I did not "jump" on you! You started with a very simple question, "Was wondering what DVD printer you were using to print on DVDs, how cost effective it is for you, how fast, etc. Are consumables expensive for your printer?

That question did not prepare us for your follow-up on thousands of DVD's to print.

If the Alea has no problems at all and all you are talking about is the ink cost, then the cost of the printer would have to be amotized into the cost of the whole project. FYI at 7,000 disks the cost of the printer per disk would be .6429 per disk, and at 15,000 it would be .30 per disk. And, this is before ink and any printer problems.

When I figure my ink costs, I figure it at what I spend, not on what you estimate. Like I mentioned before, I get 5 full sets of ink sent to my door for less than $35.00. I have had excellant service out of my cheap little printer, and all of my disks are 100% coverage. I found the guy who said 250 on a set, and a set costs me $7.00. That is .028/disk.

What I am saying is that you can ask any question you please, but if you want an appropiate and workable answer, ask the question in a way that will give it to you.

Let me ask you this question: I am going to shoot video, so what camera should I buy? Is this a question that will lend itself to usable responses?

I am just trying to get the information you need. Ask a specific question with specific criteria and you will get the answer you desire.
Fair Enough Mike. But my question was perfectly valid, as I am also in the market for a smaller printer to handle one offs for my desk. That's why i asked the first question.

If I asked "what camera are you using and what do you like about it and dislike about it? Is it easy to use?" That would be more of an "on par" question with what I asked about printers. I'm not trying to find out why someone thinks that it's the best, I want to know why they use it and how it works for them. That's why I didn't want to be ultra specific - I like to make up my own mind about things based on people's opinions of what they like, rather than asking "What do you think about X-brand of printer" and people telling me to get it or not to get it based on what they have seen, heard, etc. because you know damn well that someone will end up bashing it.... Asking the question, What do you use? helps weed out the people that are here just to give their opinion on what they have seen in a magazine or on the store shelf.

As far as the bigger printer goes, I am also in the market for one of those. I'm just trying to make the point that there really isn't a good comaprison for a small printer and a commercial printer, I was just trying not to start a million different threads with all kinds of questions. Since we were on the topic of printers, figured I would ask the question in the same thread.

Anyways......
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Old March 11th, 2007, 11:44 PM   #20
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To get back on-topic(!), I use a Bravo II Disc publisher for low-to medium runs. I have a dedicated PC to run it to improve workflow. It's really useful for small runs and fully automated - hit go and come back later for 50 burned & printed discs at a time. Take a look at http://www.primera.com/pdfnew/BravoI...e_10.24.06.pdf

Anything above about 500 discs I use a mastering house because of speed, price, and wear on my kit...

Hope this helps
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Old March 12th, 2007, 02:26 AM   #21
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Mike said he doubts if any of us here would do 100.000 discs in our lifetime. I disagree with that, but agree with his thought that a 5k printer isn't worth the money. I do a lot of discs every week and think the Epsons are a great bang for your buck. If speed is an issue, use 3 printers like I do. If cost of ink is an issue, use a bulk ink system instead of cartridges like I do. I'm sure my original Epson has done at least 10,000 DVD prints - and it still works well. But if one breaks down, just buy another. BTW, my ink costs me less than a penny a disc and my setup was A LOT less than 5k. If you just want a cool tool, just say so. I'll buy an automated copier/printer one day, not for financial/business reasons, but for the cool factor.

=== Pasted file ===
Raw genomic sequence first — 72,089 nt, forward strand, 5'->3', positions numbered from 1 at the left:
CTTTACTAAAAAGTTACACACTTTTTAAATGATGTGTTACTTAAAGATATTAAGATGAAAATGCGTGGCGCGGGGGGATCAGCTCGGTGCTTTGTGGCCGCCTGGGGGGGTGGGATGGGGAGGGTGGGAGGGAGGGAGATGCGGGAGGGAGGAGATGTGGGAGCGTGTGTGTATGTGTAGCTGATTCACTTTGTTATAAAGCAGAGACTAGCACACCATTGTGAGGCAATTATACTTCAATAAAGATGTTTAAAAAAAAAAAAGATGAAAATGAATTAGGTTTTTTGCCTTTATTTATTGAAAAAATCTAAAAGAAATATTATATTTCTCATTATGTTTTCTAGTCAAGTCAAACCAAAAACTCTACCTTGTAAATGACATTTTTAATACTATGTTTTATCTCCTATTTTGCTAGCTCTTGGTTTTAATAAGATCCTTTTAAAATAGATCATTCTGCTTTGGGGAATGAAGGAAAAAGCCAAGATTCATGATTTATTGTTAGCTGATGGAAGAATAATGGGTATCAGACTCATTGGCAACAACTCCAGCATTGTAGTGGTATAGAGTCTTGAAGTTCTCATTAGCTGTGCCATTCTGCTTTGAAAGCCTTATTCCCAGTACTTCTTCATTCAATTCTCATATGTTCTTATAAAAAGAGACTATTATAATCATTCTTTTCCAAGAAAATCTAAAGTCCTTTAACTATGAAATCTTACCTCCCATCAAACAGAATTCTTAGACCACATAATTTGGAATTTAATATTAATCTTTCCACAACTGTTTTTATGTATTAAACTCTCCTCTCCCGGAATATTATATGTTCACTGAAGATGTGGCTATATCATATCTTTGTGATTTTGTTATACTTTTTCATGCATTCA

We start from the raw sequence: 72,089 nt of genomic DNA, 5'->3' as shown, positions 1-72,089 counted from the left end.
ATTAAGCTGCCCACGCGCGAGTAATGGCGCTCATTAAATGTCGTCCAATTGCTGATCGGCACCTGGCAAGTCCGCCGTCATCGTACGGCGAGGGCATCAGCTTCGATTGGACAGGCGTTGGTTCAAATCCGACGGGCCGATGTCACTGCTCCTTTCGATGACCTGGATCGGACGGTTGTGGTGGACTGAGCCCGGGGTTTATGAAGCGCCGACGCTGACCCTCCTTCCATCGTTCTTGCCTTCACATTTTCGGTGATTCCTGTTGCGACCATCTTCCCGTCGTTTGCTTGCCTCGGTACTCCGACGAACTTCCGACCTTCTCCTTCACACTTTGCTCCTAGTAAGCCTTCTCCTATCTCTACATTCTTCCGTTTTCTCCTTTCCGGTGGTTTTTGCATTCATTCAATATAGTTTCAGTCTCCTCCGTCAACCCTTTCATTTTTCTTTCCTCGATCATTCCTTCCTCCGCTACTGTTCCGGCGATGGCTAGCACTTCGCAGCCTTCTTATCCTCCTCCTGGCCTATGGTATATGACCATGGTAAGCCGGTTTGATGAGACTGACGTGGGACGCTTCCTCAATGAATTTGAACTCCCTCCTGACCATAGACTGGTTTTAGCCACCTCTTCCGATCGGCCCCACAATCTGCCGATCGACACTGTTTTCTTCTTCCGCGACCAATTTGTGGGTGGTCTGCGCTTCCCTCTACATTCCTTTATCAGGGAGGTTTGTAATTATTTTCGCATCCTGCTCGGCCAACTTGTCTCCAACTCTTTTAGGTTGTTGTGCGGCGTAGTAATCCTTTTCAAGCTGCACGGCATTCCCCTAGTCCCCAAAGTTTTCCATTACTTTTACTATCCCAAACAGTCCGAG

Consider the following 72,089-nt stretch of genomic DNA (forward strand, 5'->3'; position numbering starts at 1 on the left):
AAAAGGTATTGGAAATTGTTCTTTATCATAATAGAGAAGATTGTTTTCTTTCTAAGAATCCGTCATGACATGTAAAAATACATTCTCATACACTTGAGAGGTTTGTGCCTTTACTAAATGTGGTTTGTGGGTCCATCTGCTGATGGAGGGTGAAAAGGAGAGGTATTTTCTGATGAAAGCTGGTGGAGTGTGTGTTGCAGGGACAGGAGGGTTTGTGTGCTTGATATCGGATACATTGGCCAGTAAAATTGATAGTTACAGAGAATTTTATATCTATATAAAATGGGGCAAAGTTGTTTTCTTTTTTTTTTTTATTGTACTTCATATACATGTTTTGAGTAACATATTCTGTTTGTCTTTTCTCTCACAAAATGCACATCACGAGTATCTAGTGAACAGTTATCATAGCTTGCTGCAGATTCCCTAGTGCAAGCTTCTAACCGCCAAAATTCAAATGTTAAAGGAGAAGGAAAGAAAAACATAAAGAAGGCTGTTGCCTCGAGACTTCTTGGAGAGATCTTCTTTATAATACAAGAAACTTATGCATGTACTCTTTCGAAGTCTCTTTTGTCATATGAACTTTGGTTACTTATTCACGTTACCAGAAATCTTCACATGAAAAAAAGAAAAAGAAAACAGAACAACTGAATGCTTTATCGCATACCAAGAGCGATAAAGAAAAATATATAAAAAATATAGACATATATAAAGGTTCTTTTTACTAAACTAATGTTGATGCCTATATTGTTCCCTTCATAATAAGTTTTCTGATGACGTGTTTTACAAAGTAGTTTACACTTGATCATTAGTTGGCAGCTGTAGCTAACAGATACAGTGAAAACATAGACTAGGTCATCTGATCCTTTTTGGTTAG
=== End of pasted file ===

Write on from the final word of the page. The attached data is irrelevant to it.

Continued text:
To answer the original question, Epson r200, r300, r320 each with bulk ink systems.
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Old March 12th, 2007, 03:29 AM   #22
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That's what we currntly use - 3 Epson R200's. Although, we don't have an ink refill system. Maybe I will just adapt one for the desk.

As far ast the $5k goes, If you factor in time, even at $10 / hour, a $5k machine would pay for itself that way in 500 hours. About 3 months of 40 hours/week if you had someone sitting there doing it. Personally, I have other things to do than sit and print discs all day - I have wasted many-o-days doing that already. And I don't want to stick one of my people on it - it's a waste of resources. I suppose it depends on how your business is set up, but in the long run, it will be cheaper to go the automated route if you are doing higher volumes of discs.

Does anyone know if it is pretty easy to convert a printer, such as the microboards printers that are automated, to have a refillable tank system? You could pick up one of the utomated microboards printers for around $1000, add the refill system, and it would cost way less than $5k.....
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Old March 12th, 2007, 10:31 AM   #23
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No comment on any of the above calculations except to write that after the ink that came with my Epson R200 was used up, I never purchased Epson brand ink. Always got the generic stuff, the best deal ever being two complete sets + 2 extra blacks for $17, shipping included and no tax.

Never had a clog nor splatter; no faded colors except when a tank was a few squirts away from empty.

How long does it take to print a disk? A little less than 3 minutes if it's an edge-to-edge job. I don't know how the newest models compare in speed.

As far as the R200 -- love it. After almost daily use for 3 years, it still refuses to die. I read about problems with the sliding tray, but mine keeps going flawlessly like the Energizer rabbit. I haven't kept track how many disks I've put through, but I've never tossed a disk because of a bad or off-center print job.

I haven't used any disk printer except this one, so I can't comment on the newest Epson models or compare with other brands.

The software I use is Discus (www.magicmouse.com). They have both PC & Mac versions; free trial download. It's easy to use and imports Illustrator, Photoshop, etc. files perfectly.